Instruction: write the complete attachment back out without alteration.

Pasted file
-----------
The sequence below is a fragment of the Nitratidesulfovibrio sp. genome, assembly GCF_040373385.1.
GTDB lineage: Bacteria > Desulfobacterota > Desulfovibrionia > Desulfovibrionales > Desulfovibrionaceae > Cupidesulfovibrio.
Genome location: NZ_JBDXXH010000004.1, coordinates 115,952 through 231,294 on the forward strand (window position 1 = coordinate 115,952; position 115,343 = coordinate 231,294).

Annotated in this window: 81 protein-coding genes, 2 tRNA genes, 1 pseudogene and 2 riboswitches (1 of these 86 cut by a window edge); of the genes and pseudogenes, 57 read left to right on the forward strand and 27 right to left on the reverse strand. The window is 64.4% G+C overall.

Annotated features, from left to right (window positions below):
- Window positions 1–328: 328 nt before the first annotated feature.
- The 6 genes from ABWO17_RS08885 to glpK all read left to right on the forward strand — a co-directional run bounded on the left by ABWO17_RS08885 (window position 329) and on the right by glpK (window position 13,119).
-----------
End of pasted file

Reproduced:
The sequence below is a fragment of the Nitratidesulfovibrio sp. genome, assembly GCF_040373385.1.
GTDB lineage: Bacteria > Desulfobacterota > Desulfovibrionia > Desulfovibrionales > Desulfovibrionaceae > Cupidesulfovibrio.
Genome location: NZ_JBDXXH010000004.1, coordinates 115,952 through 231,294 on the forward strand (window position 1 = coordinate 115,952; position 115,343 = coordinate 231,294).

Annotated in this window: 81 protein-coding genes, 2 tRNA genes, 1 pseudogene and 2 riboswitches (1 of these 86 cut by a window edge); of the genes and pseudogenes, 57 read left to right on the forward strand and 27 right to left on the reverse strand. The window is 64.4% G+C overall.

Annotated features, from left to right (window positions below):
- Window positions 1–328: 328 nt before the first annotated feature.
- The 6 genes from ABWO17_RS08885 to glpK all read left to right on the forward strand — a co-directional run bounded on the left by ABWO17_RS08885 (window position 329) and on the right by glpK (window position 13,119).